How Cannabis May Impact Alcohol Consumption in the Future
The first drug I ever tried was alcohol. I was about six years old when someone in my family gave me a sip of beer. I didn’t like it too much. I remember it tasting bitter. About eight years later, I was chugging down beers, wine, booze and was on the verge of starting my cannabis consumption habit.
Throughout my teen years, a mix of alcohol and cannabis was a typical weekend with the occasional psychedelic in the mix. Eventually, I grew up and realized that living a life subjected to the perceptive realities of drug fueled partying simply wasn’t sustainable.
I quit smoking weed for a while, about two years, however I still was drinking during those years. Eventually, cannabis made its way back into my life and I slowly got rid of alcohol. Nowadays, I still have a drink or three on very special occasions, however, my alcohol consumption is not even a shimmer of what it used to be in the past.
I for one, stopped drinking heavily when cannabis was re-introduced into my life. This, is the case for many…but not all. However, alcohol companies are aware that this might be a significant factor in the future of alcohol consumption wherever cannabis is legalized.
What the Booze Dudes Say
According to Brandy Rand, U.S president of International Wine & Spirits Research, legal cannabis in the future could pose a risk to alcohol consumption practices. They don’t believe that it will snuff out the market entirely. Alcohol is too well-entrenched into the fabric of humanity; we’ll be drinking all the way to the apocalypse.
However, with the re-introduction of cannabis within mainstream society will most definitely impact the way people consume their drugs. According to Rand, alcohol companies need to anticipate the shift in consumer behavior.
Some activities, like being creative or for health benefits, might prompt consumers to choose cannabis over alcohol. Considering that more than 40% of adults consume marijuana in states that it’s legal, the trend will definitely have an impact on alcohol sales.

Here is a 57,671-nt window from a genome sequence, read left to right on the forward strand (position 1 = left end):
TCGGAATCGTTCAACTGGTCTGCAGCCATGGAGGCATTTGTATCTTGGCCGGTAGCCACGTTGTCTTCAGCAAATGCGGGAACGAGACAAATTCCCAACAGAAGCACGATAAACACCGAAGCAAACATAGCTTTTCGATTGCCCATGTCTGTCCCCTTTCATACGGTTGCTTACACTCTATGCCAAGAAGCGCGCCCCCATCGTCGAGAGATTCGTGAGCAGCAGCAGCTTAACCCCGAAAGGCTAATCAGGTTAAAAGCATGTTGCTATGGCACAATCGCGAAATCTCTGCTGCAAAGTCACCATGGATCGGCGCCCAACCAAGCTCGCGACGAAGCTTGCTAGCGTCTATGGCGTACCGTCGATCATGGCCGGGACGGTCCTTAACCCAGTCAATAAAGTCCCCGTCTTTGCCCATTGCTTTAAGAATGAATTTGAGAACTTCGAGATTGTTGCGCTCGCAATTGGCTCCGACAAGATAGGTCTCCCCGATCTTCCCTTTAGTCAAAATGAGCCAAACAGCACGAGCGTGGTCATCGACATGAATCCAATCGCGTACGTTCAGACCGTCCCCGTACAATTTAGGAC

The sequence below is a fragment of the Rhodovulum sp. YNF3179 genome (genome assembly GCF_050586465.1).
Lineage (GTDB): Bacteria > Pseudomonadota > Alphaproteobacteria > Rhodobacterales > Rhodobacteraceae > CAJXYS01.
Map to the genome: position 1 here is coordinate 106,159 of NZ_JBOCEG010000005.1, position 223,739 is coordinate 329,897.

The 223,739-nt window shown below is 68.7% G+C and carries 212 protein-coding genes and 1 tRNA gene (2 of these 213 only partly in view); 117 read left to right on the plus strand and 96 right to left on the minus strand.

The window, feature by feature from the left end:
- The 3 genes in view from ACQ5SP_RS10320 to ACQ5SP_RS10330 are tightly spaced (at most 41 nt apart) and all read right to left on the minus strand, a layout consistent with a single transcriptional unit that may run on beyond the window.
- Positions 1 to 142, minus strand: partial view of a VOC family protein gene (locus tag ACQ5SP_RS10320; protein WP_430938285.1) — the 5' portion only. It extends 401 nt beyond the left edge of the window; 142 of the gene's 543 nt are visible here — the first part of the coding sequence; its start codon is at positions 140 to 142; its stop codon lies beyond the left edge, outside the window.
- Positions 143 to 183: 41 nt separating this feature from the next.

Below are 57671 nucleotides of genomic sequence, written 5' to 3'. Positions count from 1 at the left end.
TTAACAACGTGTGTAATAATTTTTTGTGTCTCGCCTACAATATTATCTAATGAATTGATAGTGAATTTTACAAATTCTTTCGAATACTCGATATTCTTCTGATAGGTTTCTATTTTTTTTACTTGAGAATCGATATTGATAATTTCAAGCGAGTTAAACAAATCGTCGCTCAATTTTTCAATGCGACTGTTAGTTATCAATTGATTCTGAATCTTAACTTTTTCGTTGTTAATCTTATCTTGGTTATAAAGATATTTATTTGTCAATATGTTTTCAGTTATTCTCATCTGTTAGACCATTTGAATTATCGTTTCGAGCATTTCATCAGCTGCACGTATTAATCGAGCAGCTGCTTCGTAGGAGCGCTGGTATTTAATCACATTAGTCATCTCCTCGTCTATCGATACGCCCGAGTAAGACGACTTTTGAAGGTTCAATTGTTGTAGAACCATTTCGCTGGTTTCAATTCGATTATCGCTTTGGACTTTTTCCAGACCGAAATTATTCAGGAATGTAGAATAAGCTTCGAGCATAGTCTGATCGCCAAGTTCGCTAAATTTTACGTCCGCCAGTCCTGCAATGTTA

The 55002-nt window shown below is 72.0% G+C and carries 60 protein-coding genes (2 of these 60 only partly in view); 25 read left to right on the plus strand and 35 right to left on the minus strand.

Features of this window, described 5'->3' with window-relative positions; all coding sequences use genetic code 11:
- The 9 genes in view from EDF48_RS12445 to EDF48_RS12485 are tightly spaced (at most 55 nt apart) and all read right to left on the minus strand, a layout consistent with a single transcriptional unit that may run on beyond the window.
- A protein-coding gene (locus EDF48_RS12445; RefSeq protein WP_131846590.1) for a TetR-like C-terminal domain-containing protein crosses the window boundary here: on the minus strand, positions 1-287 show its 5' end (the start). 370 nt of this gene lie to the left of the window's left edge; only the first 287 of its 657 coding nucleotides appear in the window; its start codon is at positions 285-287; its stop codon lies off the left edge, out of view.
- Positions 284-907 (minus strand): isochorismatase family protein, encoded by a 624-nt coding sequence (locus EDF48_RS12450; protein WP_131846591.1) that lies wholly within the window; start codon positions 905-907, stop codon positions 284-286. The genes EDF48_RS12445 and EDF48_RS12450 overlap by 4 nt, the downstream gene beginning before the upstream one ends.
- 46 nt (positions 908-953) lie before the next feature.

Cannabis still isn’t as mainstream as alcohol on a national level, but that might not be the case over the coming decade.
The sheer amount of money being poured into developing consumer-friendly cannabis products means that more people will “try it” for the first time. Some might steer away from cannabis; however many will find it a suitable drug of choice with minimal side effects.
As mentioned, this wouldn’t ruin the alcohol industry. Not by a long shot. People will still be drinking. However, there will be a loss in profit, even though it may be minimal.
How Much Did You Reduce your Alcohol Consumption when you started consuming cannabis?
For me personally, cannabis became my drug of choice after I couldn’t handle the side-effects of alcohol consumption anymore. For some reason, in my mid-twenties, I started having severe hang overs from even drinking a minimal amount. One of the weirdest things was getting hangovers while I was still drinking.
After a few occasions where this became a constant factor, I decided to reduce my alcohol consumption. My weed consumption didn’t increase as a result, rather, I simply switched off the need to drink alcohol.
Nowadays, I might still want to get “drunk-ish” on occasions, however those are only on very special ones. Other than that, I consume cannabis in its multiple forms depending on the venue I’m attending. The side effects of consuming cannabis are hardly noticeable compared to the side-effects of alcohol.
Getting hungry, sleepy or thirsty are things that can be dealt with. Feeling like you have an overweight hippopotamus tap-dancing on your brain while playing the tuba, as a result from alcohol consumption, is something I’d much rather avoid.
I also know that many of my friends and acquaintances also have reduced their alcohol consumption when they adopted cannabis as their drug of choice. However, I also know of people who use the two substances together, without any signs of slowing down.
This is why the alcohol industry wouldn’t have to worry about ever going out of business. There will always be booze hounds looking to sip on the fire water. Nonetheless, I can’t imagine that alcohol companies will just let their profit margins slip into the netherworld. There will be some reaction in terms of research and development, marketing and consumer needs.
The point of this article being, that if alcohol companies are considering the potential loss in revenue due to the legality of marijuana, we’re at a point where weed is going mainstream. There are only a few more critical pieces that need to fall into place in order for the green movement to go global. Once that happens, the way we unwind, create and party will change on a grand scale.